Explore This IssueFebruary/March 2014
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Social Media: Whether you’re addicted to it, don’t understand the point of it, or are just plain sick of it, there’s no denying it has become a powerful tool in today’s food industry. In some cases, it’s even changing the way food is being produced.
Case in point, Green America’s GMO Inside campaign brought it to the public’s attention last year that General Mills was offering non-GMO Cheerios to consumers in Europe and elsewhere but had failed in making the same product available to U.S. families. The GMO Inside campaign relied heavily on social media, Facebook specifically, to inform and involve consumers in demanding that General Mills phase out GM ingredients in its products. Shortly after being bombarded with over 50,000 online postings, the major food producer announced its plan to make original Cheerios GMO-free for the American public.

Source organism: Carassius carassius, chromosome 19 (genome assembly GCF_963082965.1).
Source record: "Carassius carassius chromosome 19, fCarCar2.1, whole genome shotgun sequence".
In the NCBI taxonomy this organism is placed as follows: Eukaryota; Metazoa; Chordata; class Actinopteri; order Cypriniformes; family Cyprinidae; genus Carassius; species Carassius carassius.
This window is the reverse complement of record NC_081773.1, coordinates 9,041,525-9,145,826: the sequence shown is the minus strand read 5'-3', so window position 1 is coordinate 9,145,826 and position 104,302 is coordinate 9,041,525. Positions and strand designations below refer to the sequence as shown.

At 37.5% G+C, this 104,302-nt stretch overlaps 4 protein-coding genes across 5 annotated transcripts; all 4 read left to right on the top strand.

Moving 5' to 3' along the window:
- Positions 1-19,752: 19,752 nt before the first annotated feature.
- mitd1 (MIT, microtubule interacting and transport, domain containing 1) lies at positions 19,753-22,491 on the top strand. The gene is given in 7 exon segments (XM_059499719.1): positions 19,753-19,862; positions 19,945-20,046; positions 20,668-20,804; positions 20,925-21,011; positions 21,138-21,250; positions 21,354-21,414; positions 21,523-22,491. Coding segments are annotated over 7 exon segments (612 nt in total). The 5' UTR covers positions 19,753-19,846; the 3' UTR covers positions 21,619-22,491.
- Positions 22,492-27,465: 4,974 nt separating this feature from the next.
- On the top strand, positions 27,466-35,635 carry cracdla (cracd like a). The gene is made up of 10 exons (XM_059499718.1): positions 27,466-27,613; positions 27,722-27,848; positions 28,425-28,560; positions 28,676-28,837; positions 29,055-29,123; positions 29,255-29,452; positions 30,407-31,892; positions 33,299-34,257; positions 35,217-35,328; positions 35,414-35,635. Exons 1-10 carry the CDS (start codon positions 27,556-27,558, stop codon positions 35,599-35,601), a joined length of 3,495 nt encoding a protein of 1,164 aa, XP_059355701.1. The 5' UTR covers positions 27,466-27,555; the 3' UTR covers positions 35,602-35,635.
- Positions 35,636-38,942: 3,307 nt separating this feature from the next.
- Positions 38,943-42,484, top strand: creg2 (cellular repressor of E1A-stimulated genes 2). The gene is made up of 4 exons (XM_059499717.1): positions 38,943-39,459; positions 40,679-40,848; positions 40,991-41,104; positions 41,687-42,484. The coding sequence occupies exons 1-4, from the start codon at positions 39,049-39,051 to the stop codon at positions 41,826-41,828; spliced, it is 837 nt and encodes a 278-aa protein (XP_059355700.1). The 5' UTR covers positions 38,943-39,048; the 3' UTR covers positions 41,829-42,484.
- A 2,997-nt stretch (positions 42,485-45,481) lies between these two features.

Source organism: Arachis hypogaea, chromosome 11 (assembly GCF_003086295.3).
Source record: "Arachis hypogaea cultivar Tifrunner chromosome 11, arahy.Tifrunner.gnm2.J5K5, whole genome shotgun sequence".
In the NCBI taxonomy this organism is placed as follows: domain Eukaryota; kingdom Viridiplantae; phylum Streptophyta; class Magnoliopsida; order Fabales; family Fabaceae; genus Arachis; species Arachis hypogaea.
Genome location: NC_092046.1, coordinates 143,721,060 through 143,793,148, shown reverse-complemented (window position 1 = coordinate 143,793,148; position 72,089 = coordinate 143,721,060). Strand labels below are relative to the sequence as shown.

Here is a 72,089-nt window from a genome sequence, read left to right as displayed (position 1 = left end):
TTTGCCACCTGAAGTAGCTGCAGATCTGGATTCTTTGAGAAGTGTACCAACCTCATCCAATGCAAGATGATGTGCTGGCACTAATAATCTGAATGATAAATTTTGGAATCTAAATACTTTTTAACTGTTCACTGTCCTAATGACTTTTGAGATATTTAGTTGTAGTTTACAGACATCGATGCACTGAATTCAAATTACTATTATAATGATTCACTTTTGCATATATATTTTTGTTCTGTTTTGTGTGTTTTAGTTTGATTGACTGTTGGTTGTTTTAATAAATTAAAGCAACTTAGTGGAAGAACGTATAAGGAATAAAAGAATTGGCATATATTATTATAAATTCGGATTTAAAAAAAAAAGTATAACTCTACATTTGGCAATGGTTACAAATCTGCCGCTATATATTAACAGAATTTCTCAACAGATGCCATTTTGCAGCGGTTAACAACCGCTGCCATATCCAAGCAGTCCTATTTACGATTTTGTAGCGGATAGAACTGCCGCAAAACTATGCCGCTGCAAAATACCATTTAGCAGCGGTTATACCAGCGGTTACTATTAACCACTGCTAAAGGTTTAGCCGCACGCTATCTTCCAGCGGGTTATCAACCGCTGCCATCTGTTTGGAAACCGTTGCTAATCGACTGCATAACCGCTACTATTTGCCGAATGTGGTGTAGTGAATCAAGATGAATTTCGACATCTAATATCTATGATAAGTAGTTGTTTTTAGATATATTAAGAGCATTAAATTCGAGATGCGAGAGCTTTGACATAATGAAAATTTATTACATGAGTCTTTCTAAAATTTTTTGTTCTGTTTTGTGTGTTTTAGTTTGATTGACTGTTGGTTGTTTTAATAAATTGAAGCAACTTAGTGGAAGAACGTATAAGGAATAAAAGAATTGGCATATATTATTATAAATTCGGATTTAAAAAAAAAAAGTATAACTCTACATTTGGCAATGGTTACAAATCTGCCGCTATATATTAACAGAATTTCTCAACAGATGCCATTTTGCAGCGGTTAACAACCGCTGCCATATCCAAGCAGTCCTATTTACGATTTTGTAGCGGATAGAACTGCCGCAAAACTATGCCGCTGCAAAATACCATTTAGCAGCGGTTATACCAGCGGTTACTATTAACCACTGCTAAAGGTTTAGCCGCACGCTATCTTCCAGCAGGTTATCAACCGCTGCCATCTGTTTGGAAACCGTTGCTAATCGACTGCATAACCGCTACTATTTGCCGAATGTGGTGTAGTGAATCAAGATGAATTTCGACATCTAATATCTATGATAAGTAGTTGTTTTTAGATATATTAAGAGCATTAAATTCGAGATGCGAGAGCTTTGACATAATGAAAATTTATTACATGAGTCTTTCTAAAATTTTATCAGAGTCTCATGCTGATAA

On the flip side, social media can also be used by the food industry to improve food safety. For example, last December, experts from the CDC, USDA, FDA, and the International Food Information Council Foundation conducted a special Holiday Food Safety Twitter Chat with tips/tweets for a safer holiday season. Besides educating consumers, there’s also the advantage of learning from your peers—LinkedIn has become a great professional gathering place for experts to discuss common industry issues and new methodologies to protect the food supply.
Undoubtedly there are plenty of companies still discounting the importance of social media. Therefore in this issue, we provide some background into what’s brewing between social media and food safety as well as guidance on how to incorporate a social media plan as part of an overall food defense strategy. From ConAgra Foods to Chobani, there are those who are already learning their lessons the hard way when it comes to the power of social media, so make sure your company knows how to wield this power properly.